This could be the most important piece of writing I have ever done. This is a letter I’m writing to the community about my experience at Langi Kal Kal prison this week.

Dear members of my community,

This week, as part of the Future Shapers program, I visited Langi Kal Kal prison, an all male, minimum security prison about 45 km north-west of Ballarat. Langi Kal Kal (indigenous phrase meaning ‘resting place of the singing cicada’) is a working farm on 2695 acres that focuses on preparing prisoners for life after their sentence has been served. Our object for the day was to understand some of the barriers the prisoners face when they’re released into the community. 

The first thing that was clearly pointed out to us was that ALL of the current 345 residents at Langi Kal Kal are being released. Given that Langi is a protection prison, 75% of the inmates are sexual offenders. On hearing these words my walls immediately went up. We were to do a tour of the facility and every bottle green clade inmate I passed could be a sexual offender. I think it's only natural to feel confronted by such a situation but that was the whole point of the day. To be challenged, to keep your truth but be open to the experience.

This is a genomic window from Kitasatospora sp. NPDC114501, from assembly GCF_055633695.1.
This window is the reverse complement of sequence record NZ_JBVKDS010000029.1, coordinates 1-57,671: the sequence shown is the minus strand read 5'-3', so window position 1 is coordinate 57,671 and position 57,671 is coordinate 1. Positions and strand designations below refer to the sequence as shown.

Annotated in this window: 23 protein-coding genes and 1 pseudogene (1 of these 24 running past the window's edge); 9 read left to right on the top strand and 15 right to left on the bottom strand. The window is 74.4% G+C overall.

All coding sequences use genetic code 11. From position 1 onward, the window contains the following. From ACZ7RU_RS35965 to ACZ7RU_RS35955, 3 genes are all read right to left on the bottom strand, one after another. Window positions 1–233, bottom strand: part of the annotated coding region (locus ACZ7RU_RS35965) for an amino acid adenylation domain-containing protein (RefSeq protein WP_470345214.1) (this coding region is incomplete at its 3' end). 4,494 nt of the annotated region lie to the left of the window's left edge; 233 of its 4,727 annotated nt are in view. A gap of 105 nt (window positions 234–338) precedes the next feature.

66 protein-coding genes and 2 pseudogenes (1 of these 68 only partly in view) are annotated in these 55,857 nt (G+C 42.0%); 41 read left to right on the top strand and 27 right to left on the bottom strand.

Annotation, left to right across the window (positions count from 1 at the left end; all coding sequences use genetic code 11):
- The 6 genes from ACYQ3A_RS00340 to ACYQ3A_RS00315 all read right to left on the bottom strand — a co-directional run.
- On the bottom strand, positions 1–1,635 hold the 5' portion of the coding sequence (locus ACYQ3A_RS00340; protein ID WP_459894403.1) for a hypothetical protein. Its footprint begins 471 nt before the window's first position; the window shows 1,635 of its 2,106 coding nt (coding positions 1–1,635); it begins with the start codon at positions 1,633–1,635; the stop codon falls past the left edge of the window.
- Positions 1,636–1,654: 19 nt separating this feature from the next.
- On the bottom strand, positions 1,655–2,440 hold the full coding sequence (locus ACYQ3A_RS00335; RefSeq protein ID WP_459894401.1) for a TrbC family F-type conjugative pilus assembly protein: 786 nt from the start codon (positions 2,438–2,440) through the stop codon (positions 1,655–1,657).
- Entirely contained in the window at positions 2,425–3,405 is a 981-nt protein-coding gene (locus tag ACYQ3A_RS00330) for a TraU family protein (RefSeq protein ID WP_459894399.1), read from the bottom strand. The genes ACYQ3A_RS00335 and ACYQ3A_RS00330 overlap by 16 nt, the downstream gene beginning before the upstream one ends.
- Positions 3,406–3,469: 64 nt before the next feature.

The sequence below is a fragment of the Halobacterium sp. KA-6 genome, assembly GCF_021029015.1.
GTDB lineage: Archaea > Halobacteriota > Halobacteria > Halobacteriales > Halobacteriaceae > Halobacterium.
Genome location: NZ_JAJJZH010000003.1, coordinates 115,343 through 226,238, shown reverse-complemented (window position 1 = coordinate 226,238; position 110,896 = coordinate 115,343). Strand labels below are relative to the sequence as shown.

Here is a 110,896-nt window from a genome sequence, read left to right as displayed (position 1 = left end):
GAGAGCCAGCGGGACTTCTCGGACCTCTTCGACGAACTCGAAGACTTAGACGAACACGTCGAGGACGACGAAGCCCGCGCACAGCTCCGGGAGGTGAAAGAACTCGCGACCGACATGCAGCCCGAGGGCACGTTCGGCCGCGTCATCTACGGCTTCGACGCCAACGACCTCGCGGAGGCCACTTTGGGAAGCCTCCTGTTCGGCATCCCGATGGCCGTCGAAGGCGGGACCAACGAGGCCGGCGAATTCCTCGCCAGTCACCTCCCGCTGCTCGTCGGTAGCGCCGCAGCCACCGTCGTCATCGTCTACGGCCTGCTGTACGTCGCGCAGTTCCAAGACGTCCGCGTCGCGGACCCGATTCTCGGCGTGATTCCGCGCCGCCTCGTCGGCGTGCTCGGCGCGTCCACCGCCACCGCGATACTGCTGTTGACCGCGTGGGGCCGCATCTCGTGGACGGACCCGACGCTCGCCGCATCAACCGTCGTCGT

After a powerful introduction from Suzanne Cassar, the Reintegration Services Supervisor we were introduced to three of the four residents who’d be our tour guides. We broke down into smaller groups and each where shown a different area of the prison. At first glance Langi looks like a school camp. There are multiple buildings of varying sizes and the first one we visited was the geriatric and extra care accommodation that had been recently renovated by the inmates. I’d never thought about the elderly in prison but this space reminded me more of the geriatric wards mum used to work on as a nurse, rather than a prison.